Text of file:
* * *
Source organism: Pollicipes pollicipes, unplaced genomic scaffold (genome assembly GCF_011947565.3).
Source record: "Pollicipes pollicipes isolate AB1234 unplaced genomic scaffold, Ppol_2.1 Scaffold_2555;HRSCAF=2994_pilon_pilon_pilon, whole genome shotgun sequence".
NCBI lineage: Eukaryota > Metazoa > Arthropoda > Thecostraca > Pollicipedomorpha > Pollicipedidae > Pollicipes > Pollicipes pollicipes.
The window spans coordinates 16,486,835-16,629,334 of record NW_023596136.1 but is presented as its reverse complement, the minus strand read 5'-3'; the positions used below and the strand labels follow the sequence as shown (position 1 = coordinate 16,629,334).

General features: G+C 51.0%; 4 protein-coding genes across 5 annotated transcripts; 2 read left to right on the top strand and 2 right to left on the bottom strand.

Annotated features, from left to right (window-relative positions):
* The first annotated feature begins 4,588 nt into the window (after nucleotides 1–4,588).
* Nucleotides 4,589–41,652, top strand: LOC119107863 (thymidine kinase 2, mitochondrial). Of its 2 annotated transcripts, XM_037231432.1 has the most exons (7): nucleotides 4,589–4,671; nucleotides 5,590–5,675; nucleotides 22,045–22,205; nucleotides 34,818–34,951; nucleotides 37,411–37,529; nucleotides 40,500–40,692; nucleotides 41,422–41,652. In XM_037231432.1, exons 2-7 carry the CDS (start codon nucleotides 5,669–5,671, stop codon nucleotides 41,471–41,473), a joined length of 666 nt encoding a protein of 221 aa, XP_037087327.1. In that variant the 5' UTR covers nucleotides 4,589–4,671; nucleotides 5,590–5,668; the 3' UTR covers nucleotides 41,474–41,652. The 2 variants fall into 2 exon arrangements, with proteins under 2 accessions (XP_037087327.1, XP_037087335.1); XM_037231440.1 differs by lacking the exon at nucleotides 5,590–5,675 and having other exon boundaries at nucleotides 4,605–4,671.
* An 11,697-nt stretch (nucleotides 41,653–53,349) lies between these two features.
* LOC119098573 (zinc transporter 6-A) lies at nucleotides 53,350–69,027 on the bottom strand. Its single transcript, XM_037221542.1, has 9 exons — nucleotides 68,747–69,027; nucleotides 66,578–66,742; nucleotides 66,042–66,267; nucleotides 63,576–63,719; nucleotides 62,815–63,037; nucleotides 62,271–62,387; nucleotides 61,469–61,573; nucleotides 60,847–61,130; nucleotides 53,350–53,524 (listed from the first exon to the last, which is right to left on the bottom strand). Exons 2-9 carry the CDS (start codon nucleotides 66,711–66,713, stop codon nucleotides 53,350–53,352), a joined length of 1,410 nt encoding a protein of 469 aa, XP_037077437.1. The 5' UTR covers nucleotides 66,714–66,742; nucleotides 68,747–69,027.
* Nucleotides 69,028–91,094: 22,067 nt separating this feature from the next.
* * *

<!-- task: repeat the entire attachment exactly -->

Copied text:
Source organism: Pollicipes pollicipes, unplaced genomic scaffold (genome assembly GCF_011947565.3).
Source record: "Pollicipes pollicipes isolate AB1234 unplaced genomic scaffold, Ppol_2.1 Scaffold_2555;HRSCAF=2994_pilon_pilon_pilon, whole genome shotgun sequence".
NCBI lineage: Eukaryota > Metazoa > Arthropoda > Thecostraca > Pollicipedomorpha > Pollicipedidae > Pollicipes > Pollicipes pollicipes.
The window spans coordinates 16,486,835-16,629,334 of record NW_023596136.1 but is presented as its reverse complement, the minus strand read 5'-3'; the positions used below and the strand labels follow the sequence as shown (position 1 = coordinate 16,629,334).

General features: G+C 51.0%; 4 protein-coding genes across 5 annotated transcripts; 2 read left to right on the top strand and 2 right to left on the bottom strand.

Annotated features, from left to right (window-relative positions):
* The first annotated feature begins 4,588 nt into the window (after nucleotides 1–4,588).
* Nucleotides 4,589–41,652, top strand: LOC119107863 (thymidine kinase 2, mitochondrial). Of its 2 annotated transcripts, XM_037231432.1 has the most exons (7): nucleotides 4,589–4,671; nucleotides 5,590–5,675; nucleotides 22,045–22,205; nucleotides 34,818–34,951; nucleotides 37,411–37,529; nucleotides 40,500–40,692; nucleotides 41,422–41,652. In XM_037231432.1, exons 2-7 carry the CDS (start codon nucleotides 5,669–5,671, stop codon nucleotides 41,471–41,473), a joined length of 666 nt encoding a protein of 221 aa, XP_037087327.1. In that variant the 5' UTR covers nucleotides 4,589–4,671; nucleotides 5,590–5,668; the 3' UTR covers nucleotides 41,474–41,652. The 2 variants fall into 2 exon arrangements, with proteins under 2 accessions (XP_037087327.1, XP_037087335.1); XM_037231440.1 differs by lacking the exon at nucleotides 5,590–5,675 and having other exon boundaries at nucleotides 4,605–4,671.
* An 11,697-nt stretch (nucleotides 41,653–53,349) lies between these two features.
* LOC119098573 (zinc transporter 6-A) lies at nucleotides 53,350–69,027 on the bottom strand. Its single transcript, XM_037221542.1, has 9 exons — nucleotides 68,747–69,027; nucleotides 66,578–66,742; nucleotides 66,042–66,267; nucleotides 63,576–63,719; nucleotides 62,815–63,037; nucleotides 62,271–62,387; nucleotides 61,469–61,573; nucleotides 60,847–61,130; nucleotides 53,350–53,524 (listed from the first exon to the last, which is right to left on the bottom strand). Exons 2-9 carry the CDS (start codon nucleotides 66,711–66,713, stop codon nucleotides 53,350–53,352), a joined length of 1,410 nt encoding a protein of 469 aa, XP_037077437.1. The 5' UTR covers nucleotides 66,714–66,742; nucleotides 68,747–69,027.
* Nucleotides 69,028–91,094: 22,067 nt separating this feature from the next.